Conspicuous Consumption in Florence

Florence: a city dependent on tourism that doesn’t like tourists. Almost nothing is free – even the green spaces in the old city are expensive. Motor scooters scoot down every back alley, elegant cars squeeze into tiny spaces, everywhere in the historic centre, the traffic roars and howls. Everywhere too the dense crowds jostle each other for the use of ultra-narrow pavements and cobbled streets. The crowds are organised by hundreds of tour guides who hold up flags to show their flocks where to go and what to admire.

There is of course much to admire.  Down every back alley are fabulous studio workshops and show spaces for very special crafts. Shop fronts are works of art. Restaurants are works of art. The city is home to some of the most impressive buildings you will see anywhere. The museums are home to more of the world’s most famous art works than anywhere else. If you have deep pockets you can jump the endless queues waiting to pay a fortune for tickets to the greatest cathedrals, the most famous museums, the greatest sculptures.

And then there  is leather. This is the home of Gucci, and I cannot imagine anywhere with more leather outlets than Florence. In particular this open-air market of two long streets crossing each other must have contained a million leather belts.
I have never seen so many stalls selling the same range of products in one place – and never want to. How on earth do they all survive? Does every single tourist buy a new belt? Well, looking up the figures, even if there are a million belts on sale, only one in ten of the tourists needs to buy one! Yes, that’s correct: 10 million people visited Florence last year. This year it will be 10 million and two.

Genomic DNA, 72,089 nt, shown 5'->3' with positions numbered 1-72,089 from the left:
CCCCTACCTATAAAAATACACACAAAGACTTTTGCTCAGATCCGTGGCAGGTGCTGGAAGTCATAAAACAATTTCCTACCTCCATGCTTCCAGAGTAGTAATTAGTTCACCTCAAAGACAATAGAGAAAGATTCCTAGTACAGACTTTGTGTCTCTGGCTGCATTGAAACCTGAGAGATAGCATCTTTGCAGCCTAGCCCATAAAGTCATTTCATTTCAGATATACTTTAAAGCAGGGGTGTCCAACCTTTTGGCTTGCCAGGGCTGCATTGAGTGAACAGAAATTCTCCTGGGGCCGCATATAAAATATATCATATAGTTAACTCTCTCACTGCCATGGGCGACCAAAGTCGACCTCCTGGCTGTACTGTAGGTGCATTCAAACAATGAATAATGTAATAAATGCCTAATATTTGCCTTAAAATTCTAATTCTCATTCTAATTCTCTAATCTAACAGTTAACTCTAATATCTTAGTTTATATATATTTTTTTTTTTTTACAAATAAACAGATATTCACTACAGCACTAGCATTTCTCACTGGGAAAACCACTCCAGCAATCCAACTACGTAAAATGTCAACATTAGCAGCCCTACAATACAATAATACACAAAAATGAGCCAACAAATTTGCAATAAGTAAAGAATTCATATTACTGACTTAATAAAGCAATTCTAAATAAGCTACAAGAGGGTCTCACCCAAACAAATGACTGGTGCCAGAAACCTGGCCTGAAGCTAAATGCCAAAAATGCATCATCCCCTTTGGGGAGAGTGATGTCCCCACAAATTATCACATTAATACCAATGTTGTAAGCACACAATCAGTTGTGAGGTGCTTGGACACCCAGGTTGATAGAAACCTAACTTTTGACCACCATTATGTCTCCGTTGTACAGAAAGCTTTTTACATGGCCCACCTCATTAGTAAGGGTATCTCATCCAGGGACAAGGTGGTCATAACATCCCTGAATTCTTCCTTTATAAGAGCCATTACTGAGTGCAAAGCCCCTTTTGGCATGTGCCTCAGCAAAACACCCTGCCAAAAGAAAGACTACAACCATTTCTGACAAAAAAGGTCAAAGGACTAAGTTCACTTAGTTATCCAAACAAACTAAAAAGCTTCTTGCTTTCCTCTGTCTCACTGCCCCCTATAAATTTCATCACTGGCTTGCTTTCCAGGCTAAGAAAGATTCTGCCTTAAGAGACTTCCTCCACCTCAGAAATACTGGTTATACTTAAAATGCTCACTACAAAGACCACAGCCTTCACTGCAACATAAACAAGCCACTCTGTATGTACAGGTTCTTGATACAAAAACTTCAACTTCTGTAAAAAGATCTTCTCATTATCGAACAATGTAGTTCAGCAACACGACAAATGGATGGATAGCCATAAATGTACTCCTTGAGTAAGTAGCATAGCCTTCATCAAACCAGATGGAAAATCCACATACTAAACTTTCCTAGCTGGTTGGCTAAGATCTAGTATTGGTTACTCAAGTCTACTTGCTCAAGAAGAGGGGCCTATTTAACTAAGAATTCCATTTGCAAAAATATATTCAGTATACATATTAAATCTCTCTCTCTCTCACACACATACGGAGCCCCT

What particularly stuck me on our first venture into the city was the big name fashion shops near the river. One in particular had a whole window display devoted to what looked like a single shopping bag. OK, it was made of leather and a nice green colour, but otherwise there was nothing special about it – except the price: 3600 euros. It had a famous brand name of course – in this case I think it was Dolce and Gabbana. I could imagine that a really well made leather bag could cost up to £100, but there can only be one reason to pay thousands for a bag: you buy this thing to show how wealthy you are.

There are parallels in a world I am more familiar with: the natural world, and  in particular the evolutionary phenomenon called “sexual selection”. There are certain animals, which grow fantastically elaborate appendages such as tail feathers (birds of paradise) or antlers (the elk – in this case the extinct Irish Elk). These cost the animal a huge amount of energy to grow, and the only thing they are good for is to attract a mate. What the animal with ridiculously huge horns, or the person with a ridiculously expensive bag is saying is: “I am so powerful I can afford to waste resources. If you mate with me your offspring will be powerful too.”  The only problem with this theory is that the animal examples I quote are male and the human mostly female. Still, it’s not too hard to find examples of male conspicuous consumption. I rest my case.

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2 Responses to Conspicuous Consumption in Florence

  1. Viv says:

    Maybe one of those examples is a very expensive camera with equally expensive ( and phallic) lenses !!
    Loved the blog and photos !

  2. twynog1 says:

    There is, I confess, a certain element of “look what I’ve got” with Canon lenses because the big and expensive ones are white, but we often cover that with a protective sleeve. I’m guess there are photographers who carry the very big lenses partly for show. I paid a premium for my lens to get one which was shorter and lighter. A lens costing £100 will deliver a very poor result compared to one costing £3000. It’s about function.

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